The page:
Roma Drogata: La Polizia Non Può Intervenire, both film and record, open with "We've Got a Lord", a soul ballad interpreted by Sammy Barbot featuring Baba Yaga. It was written by Évelyne who credited herself from this period on as Évelyne Lenton. The film opened showing the actual recording sessions of "We've Got a Lord". Other Verrecchia scores include: A Black Ribbon for Deborah (Marcello Andrei, 1974), Prigione di Donne (Brunello Rondi, 1974) and Season for Assassins (Marcello Andrei, 1975).

Disco era[edit]

Early 70's studio session with Albert Verrecchia (center), Alan Sorrenti (left) and Jean-Luc Ponty (right).

In 1976, Verrecchia turned his music interests toward the emerging disco euroscene and started his own record productions under the pseudonym Albert Weyman releasing the single "Le Chat (La Chatte à la Voisine)", banned on Italian radio, but regularly programmed on Vatican State Radio until they had the lyrics double meaning translated. What followed in Verrecchia's mind was the idea of a glittering disco trio led by Evy, who with two black chorists, Marcia Briscoe from Atlanta and Jusy Fortes from Cape Verde, formed Belle Epoque.

Their first success was with Miss Broadway which Verrecchia wrote, but the real exploit came in 1977, when the trio score a major European hit with a disco-fied remake of a big success of the decade before, "Black Is Black" by Los Bravos. The Belle Epoque version was a top ten hit in many European countries, including number 2 in the UK Singles Chart (the same chart position that Los Bravos' original had reached there eleven years earlier). The song also became a number 1 hit in Australia in 1978, while in the States Belle Epoque were better known for "Miss Broadway", which charted at number 26 on the U.S. R&B chart and at number 92 on the Billboard Hot 100 in 1978. Both songs rose to number 21 on Billboard's "National Disco Action Top 40" chart in summer 1977.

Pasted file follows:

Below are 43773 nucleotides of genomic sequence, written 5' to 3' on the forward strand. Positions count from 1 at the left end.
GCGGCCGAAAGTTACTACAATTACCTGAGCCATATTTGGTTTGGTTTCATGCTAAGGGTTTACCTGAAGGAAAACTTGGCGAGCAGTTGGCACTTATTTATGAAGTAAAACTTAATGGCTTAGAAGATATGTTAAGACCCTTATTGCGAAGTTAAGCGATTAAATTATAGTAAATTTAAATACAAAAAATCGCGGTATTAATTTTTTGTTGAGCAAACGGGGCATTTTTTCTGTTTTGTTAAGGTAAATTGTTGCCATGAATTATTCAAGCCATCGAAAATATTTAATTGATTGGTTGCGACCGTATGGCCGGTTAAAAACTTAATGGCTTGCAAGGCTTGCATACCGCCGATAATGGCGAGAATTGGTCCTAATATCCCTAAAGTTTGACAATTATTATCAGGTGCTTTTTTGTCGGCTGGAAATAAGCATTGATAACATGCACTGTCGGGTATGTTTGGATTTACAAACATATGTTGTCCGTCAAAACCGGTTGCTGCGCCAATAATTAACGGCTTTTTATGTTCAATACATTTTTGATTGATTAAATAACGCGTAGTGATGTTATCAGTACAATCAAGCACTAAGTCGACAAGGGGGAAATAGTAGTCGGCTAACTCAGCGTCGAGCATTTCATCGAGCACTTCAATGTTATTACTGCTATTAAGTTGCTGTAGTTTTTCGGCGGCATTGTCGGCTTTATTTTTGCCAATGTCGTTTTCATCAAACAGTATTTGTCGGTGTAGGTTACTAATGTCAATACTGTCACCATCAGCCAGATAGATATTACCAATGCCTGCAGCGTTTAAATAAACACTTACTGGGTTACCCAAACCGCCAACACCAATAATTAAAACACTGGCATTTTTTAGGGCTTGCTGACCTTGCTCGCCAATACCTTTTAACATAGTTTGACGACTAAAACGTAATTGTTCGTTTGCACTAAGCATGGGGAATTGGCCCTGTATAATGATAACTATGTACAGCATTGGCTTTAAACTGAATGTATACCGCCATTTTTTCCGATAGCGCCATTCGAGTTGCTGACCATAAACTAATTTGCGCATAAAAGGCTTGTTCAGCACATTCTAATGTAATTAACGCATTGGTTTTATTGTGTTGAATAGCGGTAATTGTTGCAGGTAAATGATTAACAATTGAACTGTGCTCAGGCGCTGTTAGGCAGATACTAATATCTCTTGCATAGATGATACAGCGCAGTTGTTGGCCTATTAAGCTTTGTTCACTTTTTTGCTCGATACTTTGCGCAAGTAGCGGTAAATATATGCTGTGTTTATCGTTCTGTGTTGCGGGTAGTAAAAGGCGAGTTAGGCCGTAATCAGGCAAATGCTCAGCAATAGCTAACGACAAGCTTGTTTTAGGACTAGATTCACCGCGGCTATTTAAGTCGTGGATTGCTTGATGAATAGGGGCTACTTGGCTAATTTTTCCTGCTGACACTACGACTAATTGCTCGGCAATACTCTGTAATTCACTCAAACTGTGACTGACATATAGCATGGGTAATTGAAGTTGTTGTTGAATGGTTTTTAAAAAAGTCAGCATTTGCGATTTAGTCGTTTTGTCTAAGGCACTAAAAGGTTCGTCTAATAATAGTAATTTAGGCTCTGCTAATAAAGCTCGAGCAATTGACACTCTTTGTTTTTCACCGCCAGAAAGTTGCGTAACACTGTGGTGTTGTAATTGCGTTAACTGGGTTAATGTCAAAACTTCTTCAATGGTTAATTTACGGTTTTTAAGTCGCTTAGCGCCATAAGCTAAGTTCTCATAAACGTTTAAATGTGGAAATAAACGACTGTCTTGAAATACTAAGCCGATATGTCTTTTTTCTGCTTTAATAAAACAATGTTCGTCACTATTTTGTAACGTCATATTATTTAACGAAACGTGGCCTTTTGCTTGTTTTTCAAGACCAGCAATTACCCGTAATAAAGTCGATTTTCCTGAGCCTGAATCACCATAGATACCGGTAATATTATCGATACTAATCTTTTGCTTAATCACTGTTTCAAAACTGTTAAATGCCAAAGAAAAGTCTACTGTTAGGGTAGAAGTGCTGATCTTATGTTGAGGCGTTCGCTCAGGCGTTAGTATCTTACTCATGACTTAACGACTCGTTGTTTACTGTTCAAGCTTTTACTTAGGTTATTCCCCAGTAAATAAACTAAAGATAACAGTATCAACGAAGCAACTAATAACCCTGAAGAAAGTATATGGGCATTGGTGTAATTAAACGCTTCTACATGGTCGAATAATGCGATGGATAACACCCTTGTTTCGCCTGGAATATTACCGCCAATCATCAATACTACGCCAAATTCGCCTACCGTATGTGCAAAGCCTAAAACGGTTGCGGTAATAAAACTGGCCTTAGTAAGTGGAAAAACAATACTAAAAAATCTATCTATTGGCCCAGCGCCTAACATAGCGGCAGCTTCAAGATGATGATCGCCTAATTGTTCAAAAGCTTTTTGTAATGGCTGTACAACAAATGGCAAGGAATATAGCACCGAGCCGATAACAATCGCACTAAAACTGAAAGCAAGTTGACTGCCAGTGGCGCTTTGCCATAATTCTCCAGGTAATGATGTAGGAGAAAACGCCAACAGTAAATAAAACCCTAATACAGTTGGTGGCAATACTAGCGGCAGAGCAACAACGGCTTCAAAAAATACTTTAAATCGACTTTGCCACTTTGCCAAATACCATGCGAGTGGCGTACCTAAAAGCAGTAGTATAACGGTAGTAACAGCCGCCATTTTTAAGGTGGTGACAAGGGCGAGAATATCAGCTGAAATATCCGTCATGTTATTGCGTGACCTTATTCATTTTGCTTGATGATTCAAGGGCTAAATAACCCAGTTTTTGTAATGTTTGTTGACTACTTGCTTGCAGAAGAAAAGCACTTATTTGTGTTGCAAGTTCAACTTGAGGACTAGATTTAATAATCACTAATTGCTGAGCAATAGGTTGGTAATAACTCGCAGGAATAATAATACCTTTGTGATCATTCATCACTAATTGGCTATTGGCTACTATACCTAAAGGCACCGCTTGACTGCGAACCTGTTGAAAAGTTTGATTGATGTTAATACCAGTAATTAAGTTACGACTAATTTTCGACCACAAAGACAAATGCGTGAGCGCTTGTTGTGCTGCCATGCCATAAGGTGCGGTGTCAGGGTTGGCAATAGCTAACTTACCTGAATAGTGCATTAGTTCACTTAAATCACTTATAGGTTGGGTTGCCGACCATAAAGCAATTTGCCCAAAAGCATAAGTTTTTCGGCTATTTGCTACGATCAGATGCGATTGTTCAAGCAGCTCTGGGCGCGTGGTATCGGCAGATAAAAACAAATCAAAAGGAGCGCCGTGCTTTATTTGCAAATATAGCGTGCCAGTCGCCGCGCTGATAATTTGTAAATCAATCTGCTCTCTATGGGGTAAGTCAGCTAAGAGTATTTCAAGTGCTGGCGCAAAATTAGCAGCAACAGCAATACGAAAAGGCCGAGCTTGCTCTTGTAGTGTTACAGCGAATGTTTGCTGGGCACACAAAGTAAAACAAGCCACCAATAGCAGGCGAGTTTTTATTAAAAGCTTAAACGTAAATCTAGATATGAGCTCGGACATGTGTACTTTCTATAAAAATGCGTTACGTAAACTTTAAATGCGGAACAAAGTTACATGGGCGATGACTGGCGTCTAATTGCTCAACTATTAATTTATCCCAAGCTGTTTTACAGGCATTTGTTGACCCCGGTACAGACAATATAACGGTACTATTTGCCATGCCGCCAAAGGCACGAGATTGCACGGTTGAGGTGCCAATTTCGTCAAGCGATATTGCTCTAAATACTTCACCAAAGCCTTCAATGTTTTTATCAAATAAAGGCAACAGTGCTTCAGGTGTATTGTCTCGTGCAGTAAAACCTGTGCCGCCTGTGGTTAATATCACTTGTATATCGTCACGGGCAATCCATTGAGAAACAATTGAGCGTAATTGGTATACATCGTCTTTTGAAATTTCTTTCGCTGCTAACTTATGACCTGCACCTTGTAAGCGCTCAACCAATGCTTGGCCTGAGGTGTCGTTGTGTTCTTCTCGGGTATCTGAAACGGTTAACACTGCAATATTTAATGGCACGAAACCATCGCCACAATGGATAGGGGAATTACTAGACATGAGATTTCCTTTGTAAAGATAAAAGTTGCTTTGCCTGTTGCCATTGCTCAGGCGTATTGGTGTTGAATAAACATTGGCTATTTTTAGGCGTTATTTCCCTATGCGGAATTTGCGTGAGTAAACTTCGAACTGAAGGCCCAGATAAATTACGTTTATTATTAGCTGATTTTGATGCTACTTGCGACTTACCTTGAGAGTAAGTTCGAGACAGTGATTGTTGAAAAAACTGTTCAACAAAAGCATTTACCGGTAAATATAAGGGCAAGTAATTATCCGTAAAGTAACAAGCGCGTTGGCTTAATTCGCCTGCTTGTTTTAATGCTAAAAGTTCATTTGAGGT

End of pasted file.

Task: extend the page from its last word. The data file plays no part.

After "Black is Black" Verrecchia and Belle Epoque followed with a number disco successful productions into the late 1970s, "Bamalama" (1978), "Let Men Be" (1978), "Com'On Tonight" (1978), "Now" (1979), "Jump Down" (1979), and a dance version of Bobby Solo's "Una Lacrima sul Viso" (1978).

At the principle of 1980s the disco boom was over, and after so many years of intense work Verrecchia decided to take a pause, reducing his musical activity. While Evy began recording solo again in 1982, contributing with her vocals both in English and French productions until the end of the decade, her brother bought a boat, the 'Silver Maid', Scottish, all in teak, which had been Susan Stafford's - where he managed to enter a grand piano! - and opened an exclusive disco club, the "Superstar", in Nice, French Riviera.

Recent activity[edit]

In 2011, Verrecchia is dedicating to music again (and again under the moniker Albert Weyman), forging a modern, updated style, which he describes as a blend of electronica, new-age, house and progressive.

Soundtrack discography[edit]

Albert Verrecchia

1973 - Tecnica di un Amore

Taken from the 1973 movie directed by Brunello Rondi.

Original 1973 release on LP [BCLB 0003] and 7 inches [BSB 0007] on B.B.B. Records Naples Italy label . 2000 LP and CD reprint on Moving Image Entertainment Italy label [MIE 005].

1974 - Un Fiocco Nero per Deborah (a.k.a. A Black Ribbon for Deborah)

Taken from the 1974 movie directed by Marcello Andrei.

1974 7 inches release on Kansas Italy label [KANSAS 5100 402].

1974 - Prigione di Donne

Taken from the 1974 movie directed by Brunello Rondi.

2011 CD release on Beat Records Company Italy label [DDJ009] in 2011. Limited edition 500 copies.

1975 - Roma Drogata: La Polizia Non Può Intervenire (a.k.a. Il Buio nel Cervello / Allucinating Trip / Hallucination Strip)

Taken from the 1975 movie directed by Lucio Marcaccini.

2007 CD release on Cinedelic GDM Music Italy label [GDM 4011]. Limited edition 500 copies.

1975 - Il Tempo degli Assassini (a.k.a. Season for Assassins)

Taken from the 1975 movie directed by Marcello Andrei.

1975 7 inches release on CAM Italy label [CAM AMP 165]. Instrumental versions of both the tracks "Gang Leader" (Performed by 'The Killers') and "Season of Assassins" (Performed by 'Sammy Barbot') are included in Verrecchia's 1977 library Album "RITMICO MODERNO" [CAM CML 131].

References[edit]

External links[edit]